“We cannot leave the country because we cannot enter the airport without endangering our lives,” Paul Farthing told BBC radio.
Army Major General Hank Taylor, deputy director of the Joint Chiefs of Staff for regional operations, told Pentagon reporters on Saturday that the United States had evacuated 17,000 people via Kabul airport from the August 15th. About 2,500 were Americans, he said. US officials have estimated there are as many as 15,000 Americans in Afghanistan, but admit they don’t have reliable numbers. Over the past day, around 3,800 civilians were evacuated from Afghanistan using a combination of US military and charter flights, Taylor said.
Evacuations were hampered by screening and logistical constraints at intermediate stations such as al-Udeid Air Base in Qatar. U.S. officials said they had a limited number of controllers and struggled to resolve issues in the control systems.
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Taylor said Kabul airport remains open and Americans continue to be treated if they get to the gates, but he and Pentagon spokesman John Kirby said the threat’s image is changing. hour by hour.
“We know we are fighting against time and space,” Kirby said. “This is the race we are in right now.”
So far, 13 countries have agreed to host Afghans at risk at least temporarily, US Secretary of State Antony Blinken said. Twelve others agreed to serve as transit points for evacuees, including Americans and others.
“We are tired. We are happy. We are now in a safe country,” said an Afghan on his arrival in Italy with 79 fellow citizens, speaking in a video released by the country’s defense ministry.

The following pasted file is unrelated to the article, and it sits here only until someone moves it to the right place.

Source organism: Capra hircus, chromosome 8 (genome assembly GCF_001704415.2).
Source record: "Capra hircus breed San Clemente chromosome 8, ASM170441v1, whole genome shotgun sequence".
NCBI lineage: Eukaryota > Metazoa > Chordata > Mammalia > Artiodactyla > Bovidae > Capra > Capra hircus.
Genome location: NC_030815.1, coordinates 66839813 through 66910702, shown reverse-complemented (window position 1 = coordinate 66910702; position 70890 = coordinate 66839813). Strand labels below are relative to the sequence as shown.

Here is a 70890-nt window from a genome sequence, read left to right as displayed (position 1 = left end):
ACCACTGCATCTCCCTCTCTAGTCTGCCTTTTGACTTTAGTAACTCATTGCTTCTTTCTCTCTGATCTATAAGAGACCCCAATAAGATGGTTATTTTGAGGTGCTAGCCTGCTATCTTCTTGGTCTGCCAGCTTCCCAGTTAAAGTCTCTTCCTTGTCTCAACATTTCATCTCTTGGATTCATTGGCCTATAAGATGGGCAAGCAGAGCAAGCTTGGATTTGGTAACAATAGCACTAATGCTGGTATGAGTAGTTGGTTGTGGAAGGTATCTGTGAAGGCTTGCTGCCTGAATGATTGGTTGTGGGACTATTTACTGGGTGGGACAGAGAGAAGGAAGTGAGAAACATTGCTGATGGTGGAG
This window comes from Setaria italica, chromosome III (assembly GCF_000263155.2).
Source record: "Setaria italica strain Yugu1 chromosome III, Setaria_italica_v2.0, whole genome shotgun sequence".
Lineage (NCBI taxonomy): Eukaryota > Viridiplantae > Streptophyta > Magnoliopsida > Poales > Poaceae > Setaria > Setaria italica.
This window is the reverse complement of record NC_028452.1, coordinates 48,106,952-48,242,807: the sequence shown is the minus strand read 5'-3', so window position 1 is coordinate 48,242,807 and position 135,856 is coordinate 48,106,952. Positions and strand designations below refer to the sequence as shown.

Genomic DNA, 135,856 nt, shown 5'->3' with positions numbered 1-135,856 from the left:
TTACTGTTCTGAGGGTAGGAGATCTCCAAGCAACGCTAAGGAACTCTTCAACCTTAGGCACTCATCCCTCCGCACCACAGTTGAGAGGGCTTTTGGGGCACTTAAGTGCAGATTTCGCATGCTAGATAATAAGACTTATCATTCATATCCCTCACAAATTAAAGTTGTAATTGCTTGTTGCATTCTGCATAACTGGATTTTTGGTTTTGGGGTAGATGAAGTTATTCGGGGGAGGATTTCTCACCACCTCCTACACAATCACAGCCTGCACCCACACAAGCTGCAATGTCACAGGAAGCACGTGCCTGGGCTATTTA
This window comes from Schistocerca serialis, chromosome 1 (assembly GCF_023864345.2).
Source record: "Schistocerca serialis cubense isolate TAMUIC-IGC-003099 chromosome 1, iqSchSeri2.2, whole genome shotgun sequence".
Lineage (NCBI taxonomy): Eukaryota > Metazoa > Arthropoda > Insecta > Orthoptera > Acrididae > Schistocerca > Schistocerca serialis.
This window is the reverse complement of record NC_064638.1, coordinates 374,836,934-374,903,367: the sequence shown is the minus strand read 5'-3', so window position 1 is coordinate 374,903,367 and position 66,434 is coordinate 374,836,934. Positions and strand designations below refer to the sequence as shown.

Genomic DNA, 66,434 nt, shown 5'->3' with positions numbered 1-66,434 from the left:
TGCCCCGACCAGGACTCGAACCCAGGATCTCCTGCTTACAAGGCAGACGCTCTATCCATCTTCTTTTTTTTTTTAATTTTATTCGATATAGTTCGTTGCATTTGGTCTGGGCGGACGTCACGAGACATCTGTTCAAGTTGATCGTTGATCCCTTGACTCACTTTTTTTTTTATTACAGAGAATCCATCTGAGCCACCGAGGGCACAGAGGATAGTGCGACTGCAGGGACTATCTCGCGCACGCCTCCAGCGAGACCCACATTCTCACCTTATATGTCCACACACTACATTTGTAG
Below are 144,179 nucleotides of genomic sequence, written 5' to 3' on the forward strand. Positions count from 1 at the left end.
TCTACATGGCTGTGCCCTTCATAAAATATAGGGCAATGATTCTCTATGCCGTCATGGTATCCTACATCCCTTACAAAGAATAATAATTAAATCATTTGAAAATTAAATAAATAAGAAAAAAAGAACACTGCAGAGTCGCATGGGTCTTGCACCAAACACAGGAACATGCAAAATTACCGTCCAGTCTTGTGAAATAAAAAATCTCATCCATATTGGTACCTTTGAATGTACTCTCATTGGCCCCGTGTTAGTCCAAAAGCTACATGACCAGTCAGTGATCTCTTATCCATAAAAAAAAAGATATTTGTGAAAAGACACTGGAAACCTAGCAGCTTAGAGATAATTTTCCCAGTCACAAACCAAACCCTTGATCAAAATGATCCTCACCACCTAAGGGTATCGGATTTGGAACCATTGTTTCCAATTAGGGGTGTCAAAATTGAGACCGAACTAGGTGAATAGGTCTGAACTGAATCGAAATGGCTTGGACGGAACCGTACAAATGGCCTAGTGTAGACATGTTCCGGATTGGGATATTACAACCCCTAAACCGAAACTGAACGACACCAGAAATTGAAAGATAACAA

But the question that increasingly arises for many other Afghans is where will they eventually settle? Already, European leaders who fear a repeat of the 2015 migration crisis are signaling that fleeing Afghans who did not help Western forces during the war should instead stay in neighboring countries.
Staying in Afghanistan means adjusting to life under the Taliban, who say they seek an “inclusive and Islamic” government, will offer full amnesty to those who have worked for the United States and the Western-backed government and have become more moderate since their last power. from 1996 to 2001. They also declared – without further details – that they would honor the rights of women within the framework of the norms of Islamic law.
But many Afghans fear a return to harsh Taliban rule in the late 1990s, when the group banned women from going to school or working outside the home, banned television and music. , cut off the hands of suspected thieves and organized public executions.
“Today some of my friends went to work in court and the Taliban wouldn’t let them into their offices. ‘an activist from Kabul told The Associated Press on Saturday. She spoke on condition of anonymity for fear of reprisals.
With a Turkish visa but no way to reach the airport safely, the activist called the gap between the Taliban’s words and actions “very alarming”.
Faiez reported from Istanbul, Gannon from Islamabad and Baldor from Washington. Associated Press writer Jon Gambrell in Dubai, United Arab Emirates; Colleen Barry in Milan, Italy; Matt Lee in Washington; and Geir Moulson in Berlin contributed to this report.